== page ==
When I was told that I could start drinking, I was terrified. I’d lived with a hole in my Oesophagus for so long, all I could envisage was liquid flowing out of me like water running from a rose on a watering can! But I was blessed with a fantastic Consultant and medical team – each day they took the time to explain things, reassuring me that any liquid not flowing through my oesophagus into my stomach would go straight into my abdominal drains. So the very worst that could happen was my stoma bags would fill. Essentially, that was what everyone was looking for – empty bags were good, full bags…..not so good!
I’d had a good weekend – visits to the hospital café, ice chips on a Saturday night that I could now swallow! I had a real treat on Sunday morning. The HCA’s on the ward were lovely and on this particular day one of them offered me a foot bath. I’d never had a footbath in my life but who would turn down a pamper in hospital! The lady brought a lovely bowl of warm water and she’d even found some bubble bath. I sat in my chair, sipping tea feeling like the queen! It was such an incredibly kind thing for her to do, probably quite insignificant to her but to me it meant the world. She’d been able to take the time to do what she wanted to do – care for her patients. Sunday’s were always the best times on the ward.
I was feeling so much stronger now. The physios had provided me with an exercise bike and hand weights. The other patients must have found it very odd, seeing me cycling and weight lifting! I’d point the bike towards Dartmoor and it was quite pleasant. I was able to manage a few kilometres each day and even had to be told off for overdoing the exercise. At the weekend, it was quite normal for me to roam round the hospital corridors, bumping into familiar faces!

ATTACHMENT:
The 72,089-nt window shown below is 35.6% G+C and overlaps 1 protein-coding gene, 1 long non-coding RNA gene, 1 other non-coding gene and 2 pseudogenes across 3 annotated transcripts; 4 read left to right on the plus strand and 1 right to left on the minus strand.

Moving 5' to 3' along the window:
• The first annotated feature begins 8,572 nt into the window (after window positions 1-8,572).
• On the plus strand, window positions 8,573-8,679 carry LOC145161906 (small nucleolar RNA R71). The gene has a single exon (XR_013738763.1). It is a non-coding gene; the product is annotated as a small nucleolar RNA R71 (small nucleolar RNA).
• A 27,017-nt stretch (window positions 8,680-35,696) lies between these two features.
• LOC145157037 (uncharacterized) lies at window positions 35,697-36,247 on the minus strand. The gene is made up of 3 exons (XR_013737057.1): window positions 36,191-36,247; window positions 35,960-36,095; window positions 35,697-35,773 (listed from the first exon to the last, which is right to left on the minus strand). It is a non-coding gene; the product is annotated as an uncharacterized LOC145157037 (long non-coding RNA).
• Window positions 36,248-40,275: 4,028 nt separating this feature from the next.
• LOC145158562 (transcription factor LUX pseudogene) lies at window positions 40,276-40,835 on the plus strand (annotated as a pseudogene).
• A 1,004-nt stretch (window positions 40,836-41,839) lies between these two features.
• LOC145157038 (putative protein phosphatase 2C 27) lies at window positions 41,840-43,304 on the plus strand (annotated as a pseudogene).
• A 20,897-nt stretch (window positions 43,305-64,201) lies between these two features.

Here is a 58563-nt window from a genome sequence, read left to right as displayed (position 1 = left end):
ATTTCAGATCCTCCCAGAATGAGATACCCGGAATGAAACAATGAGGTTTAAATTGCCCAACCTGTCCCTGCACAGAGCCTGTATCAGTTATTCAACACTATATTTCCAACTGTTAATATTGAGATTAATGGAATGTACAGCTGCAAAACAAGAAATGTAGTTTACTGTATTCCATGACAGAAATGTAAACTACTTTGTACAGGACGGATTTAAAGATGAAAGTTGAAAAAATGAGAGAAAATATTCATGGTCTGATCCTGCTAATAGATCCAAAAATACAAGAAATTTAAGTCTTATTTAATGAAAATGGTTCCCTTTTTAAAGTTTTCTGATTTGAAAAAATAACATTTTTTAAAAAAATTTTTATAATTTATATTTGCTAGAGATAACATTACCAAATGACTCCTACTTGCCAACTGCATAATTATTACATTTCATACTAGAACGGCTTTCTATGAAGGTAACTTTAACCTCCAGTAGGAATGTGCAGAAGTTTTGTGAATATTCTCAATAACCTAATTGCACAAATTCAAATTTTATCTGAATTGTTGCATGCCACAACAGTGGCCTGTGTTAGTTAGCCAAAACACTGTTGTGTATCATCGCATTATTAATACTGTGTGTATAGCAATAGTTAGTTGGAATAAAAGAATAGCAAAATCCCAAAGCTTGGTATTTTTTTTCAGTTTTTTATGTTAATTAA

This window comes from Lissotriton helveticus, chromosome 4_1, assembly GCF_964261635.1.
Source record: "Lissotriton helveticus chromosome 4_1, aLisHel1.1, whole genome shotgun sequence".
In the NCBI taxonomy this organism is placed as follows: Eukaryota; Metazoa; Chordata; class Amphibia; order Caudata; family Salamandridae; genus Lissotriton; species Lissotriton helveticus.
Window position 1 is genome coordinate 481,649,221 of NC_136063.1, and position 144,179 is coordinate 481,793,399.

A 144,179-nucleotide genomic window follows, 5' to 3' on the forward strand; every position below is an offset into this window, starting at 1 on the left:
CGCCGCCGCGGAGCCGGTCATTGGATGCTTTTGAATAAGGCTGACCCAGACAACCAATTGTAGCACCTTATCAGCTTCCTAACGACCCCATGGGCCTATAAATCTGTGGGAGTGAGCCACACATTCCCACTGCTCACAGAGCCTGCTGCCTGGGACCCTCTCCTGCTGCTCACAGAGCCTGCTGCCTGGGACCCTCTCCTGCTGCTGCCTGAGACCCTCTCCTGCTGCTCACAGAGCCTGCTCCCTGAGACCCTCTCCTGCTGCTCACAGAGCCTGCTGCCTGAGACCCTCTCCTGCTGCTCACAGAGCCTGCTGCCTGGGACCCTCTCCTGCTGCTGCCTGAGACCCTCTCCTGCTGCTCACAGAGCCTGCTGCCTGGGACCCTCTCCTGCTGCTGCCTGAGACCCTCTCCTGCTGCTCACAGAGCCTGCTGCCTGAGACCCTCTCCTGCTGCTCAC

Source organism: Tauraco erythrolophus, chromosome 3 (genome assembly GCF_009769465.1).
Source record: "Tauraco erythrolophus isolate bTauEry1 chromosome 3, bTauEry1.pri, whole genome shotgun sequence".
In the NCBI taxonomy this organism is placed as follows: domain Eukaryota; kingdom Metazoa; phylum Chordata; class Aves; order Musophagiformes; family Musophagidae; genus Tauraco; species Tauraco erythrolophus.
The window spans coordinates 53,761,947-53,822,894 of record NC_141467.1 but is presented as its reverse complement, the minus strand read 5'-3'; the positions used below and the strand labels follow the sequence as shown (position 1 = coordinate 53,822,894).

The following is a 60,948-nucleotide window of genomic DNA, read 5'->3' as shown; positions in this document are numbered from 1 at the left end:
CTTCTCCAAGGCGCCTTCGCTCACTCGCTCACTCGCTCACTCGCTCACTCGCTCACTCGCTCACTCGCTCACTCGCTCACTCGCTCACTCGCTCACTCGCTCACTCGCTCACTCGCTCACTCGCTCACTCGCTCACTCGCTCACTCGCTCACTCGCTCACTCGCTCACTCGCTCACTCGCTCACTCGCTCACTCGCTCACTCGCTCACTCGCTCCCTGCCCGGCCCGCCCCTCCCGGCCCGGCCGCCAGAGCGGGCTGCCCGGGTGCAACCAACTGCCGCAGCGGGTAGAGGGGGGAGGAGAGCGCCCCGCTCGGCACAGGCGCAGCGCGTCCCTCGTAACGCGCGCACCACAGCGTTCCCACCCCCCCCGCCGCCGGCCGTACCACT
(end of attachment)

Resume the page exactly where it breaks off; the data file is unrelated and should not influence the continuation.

Monday 7thJanuary arrived and my weekly swallow test. The Christmas and New year break were well and truly over. The hospital was extremely busy, on it’s highest alert, with no beds available. As a result my test looked doubtful but once again, I was collected and whisked down through the hospital corridors back into the real world. It was busy! Visitors, patients, staff all walking around like little tiny ants. I arrived in the x ray department with spring in my step hopeful of good news. Surely the cotton thread hole had healed! It wasn’t my usual radiology team and in the room there was an air of seriousness. As I took mouthfuls of disgusting chalky fruity liquids, eyes were scanning the video frames of my swallow. There was very little chatter and when the test was over, there was no conversation except ‘Thank you, I’ll pass my report to your consultant’. Now, this was very unusual! In the past I’d always get a little progress report but today there was nothing. Had he seen something or had he not seen anything?!!
I arrived on the ward to lots of staff eagerly awaiting the news but I had nothing to give. As it was late in the day I didn’t expect to have a visit from my consultant but I couldn’t help but think that it was a good sign. It had to be. The nurses were full of optimism, certain the hole had closed! Around tea time one of my medical team popped in to see me. He told me that he’d had a quick look at the scan and he thought that the hole was still there but we needed to wait for the radiologist to speak with my consultant. Bugger!!!! When the night shift came on and did their rounds, they all asked what the results were and confusion set in, because they’d heard that the hole had closed but I’d been told it hadn’t! So the night was long and everyone was convinced that it was good news. With little coming into my drains, where else could it be going?